There’s never really a “typical” day at Hanley Flight & Zimmerman. While our practitioners’ work product is consistently high-quality, they’re constantly exposed to cutting-edge technology and innovations and are developing unique strategies for clients to secure the strongest possible patent protection.
One of those practitioners is Patent Attorney Michael Zimmerman. Let’s join him for a look into a day of his work life at HFZ.
How It Started
Growing up, Michael enjoyed exploring and understanding how devices worked and wanted to become an engineer. While completing a combined bachelor’s and master’s degree program in Electrical Engineering, Michael was introduced to patent law. After graduation, he saw patent law as a way to continue his engineering career. Michael initially joined HFZ as a full-time patent engineer who attended law school part-time.
How It’s Going
Now a patent attorney at HFZ after earning his law degree, Michael uses his engineering background to understand inventions, consider the prior art, help inventors explain their inventions, and argue for patentability of inventions.
“Patent law is a great career path for an engineer,” he said.
In his current position, Michael has a mix of tasks. Some are hands-on, such as preparing patent applications or responding to communications from patent offices around the world. Others are supervisory, such as overseeing the work of other HFZ patent practitioners and teaching young practitioners the best techniques in the industry.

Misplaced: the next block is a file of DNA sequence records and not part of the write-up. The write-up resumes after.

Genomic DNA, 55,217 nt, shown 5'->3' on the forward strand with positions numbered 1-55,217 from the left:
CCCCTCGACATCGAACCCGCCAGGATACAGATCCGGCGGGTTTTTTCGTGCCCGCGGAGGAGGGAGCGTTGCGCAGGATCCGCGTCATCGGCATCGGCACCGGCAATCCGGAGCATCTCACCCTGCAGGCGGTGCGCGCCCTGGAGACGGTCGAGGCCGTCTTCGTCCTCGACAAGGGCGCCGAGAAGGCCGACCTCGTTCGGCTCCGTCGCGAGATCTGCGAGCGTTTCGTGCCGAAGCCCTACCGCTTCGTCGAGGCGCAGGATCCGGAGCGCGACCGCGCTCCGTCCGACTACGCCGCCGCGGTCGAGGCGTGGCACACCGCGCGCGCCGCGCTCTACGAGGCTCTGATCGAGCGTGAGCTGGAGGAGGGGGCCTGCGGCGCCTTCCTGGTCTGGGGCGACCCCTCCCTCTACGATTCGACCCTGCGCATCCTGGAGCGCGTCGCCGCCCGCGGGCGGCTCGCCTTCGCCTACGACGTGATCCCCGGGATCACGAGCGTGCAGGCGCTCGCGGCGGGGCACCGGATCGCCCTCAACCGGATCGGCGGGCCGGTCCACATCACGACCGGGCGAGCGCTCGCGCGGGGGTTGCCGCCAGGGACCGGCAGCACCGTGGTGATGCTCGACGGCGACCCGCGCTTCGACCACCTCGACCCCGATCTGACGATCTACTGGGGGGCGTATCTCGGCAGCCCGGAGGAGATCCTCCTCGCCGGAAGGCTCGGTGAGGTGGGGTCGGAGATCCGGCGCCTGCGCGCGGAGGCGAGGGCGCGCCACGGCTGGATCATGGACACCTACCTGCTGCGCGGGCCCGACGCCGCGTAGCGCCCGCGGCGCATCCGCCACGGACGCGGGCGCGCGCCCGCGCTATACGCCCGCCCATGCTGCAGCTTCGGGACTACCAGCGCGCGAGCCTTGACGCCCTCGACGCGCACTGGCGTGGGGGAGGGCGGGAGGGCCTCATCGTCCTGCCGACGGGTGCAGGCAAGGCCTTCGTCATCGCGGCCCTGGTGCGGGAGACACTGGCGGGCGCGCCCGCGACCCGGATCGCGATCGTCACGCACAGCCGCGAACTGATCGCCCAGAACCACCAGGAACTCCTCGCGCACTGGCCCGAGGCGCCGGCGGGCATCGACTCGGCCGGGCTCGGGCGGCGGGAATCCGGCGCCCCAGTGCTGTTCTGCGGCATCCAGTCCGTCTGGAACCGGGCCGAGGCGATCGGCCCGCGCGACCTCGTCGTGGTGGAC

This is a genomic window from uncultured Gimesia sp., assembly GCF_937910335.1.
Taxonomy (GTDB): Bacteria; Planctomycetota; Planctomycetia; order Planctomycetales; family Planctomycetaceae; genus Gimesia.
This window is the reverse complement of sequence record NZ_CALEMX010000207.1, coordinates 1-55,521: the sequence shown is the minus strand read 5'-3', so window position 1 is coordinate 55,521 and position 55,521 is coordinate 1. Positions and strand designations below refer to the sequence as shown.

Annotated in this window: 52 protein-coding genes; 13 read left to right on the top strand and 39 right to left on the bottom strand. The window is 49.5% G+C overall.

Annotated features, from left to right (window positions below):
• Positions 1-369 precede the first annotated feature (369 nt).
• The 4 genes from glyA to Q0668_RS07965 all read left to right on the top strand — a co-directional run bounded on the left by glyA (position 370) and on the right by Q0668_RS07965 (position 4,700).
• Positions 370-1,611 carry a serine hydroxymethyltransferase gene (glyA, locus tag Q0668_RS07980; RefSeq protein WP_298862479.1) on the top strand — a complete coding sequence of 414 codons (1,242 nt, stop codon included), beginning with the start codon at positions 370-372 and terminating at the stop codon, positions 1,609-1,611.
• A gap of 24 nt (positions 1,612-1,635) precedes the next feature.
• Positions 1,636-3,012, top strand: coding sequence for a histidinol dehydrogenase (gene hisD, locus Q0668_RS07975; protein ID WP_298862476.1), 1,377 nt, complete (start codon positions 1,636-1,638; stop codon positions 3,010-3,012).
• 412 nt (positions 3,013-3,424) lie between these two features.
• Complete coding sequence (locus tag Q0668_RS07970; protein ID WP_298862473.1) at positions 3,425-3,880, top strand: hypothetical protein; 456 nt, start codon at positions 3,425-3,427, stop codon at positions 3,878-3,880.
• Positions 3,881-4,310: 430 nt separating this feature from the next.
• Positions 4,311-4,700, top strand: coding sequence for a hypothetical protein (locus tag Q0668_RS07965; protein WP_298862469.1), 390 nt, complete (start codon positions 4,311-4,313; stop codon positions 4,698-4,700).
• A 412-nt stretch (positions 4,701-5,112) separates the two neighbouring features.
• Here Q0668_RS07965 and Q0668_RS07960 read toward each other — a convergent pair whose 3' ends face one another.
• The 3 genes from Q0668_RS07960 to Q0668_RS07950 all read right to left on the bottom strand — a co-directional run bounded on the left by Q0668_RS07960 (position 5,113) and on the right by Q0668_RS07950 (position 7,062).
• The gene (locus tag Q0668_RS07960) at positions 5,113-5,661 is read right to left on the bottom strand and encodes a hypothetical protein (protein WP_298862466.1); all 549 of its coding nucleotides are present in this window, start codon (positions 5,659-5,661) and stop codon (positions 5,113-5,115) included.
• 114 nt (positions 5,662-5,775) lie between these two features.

He enjoys the challenges and variety of the work. Some days he meets with inventors and drafts descriptive figures and text. Other days, he develops procedures, learns about new rules or case law, reviews the work of other practitioners, and/or develops best practices.
Where He’s Headed
HFZ gave Michael the opportunity to train patent practitioners, learning how to better communicate expectations and responsibilities to newer practitioners. Today, he has advanced from a practitioner working under the mentorship of other attorneys into a mentor providing guidance to other patent practitioners.
Off the Clock
Michael says practitioners find opportunities to fit work time around outside activities. For example, when he’s not prosecuting patents or mentoring practitioners, Michael coaches his son’s baseball team.
“Sometimes I need to get to practices or games in the early evening, but I can utilize the opportunity to get to work early or complete some activities later in the evening,” he said. “Such flexibility has been invaluable in trying to manage all of the different activities and responsibilities in my life.”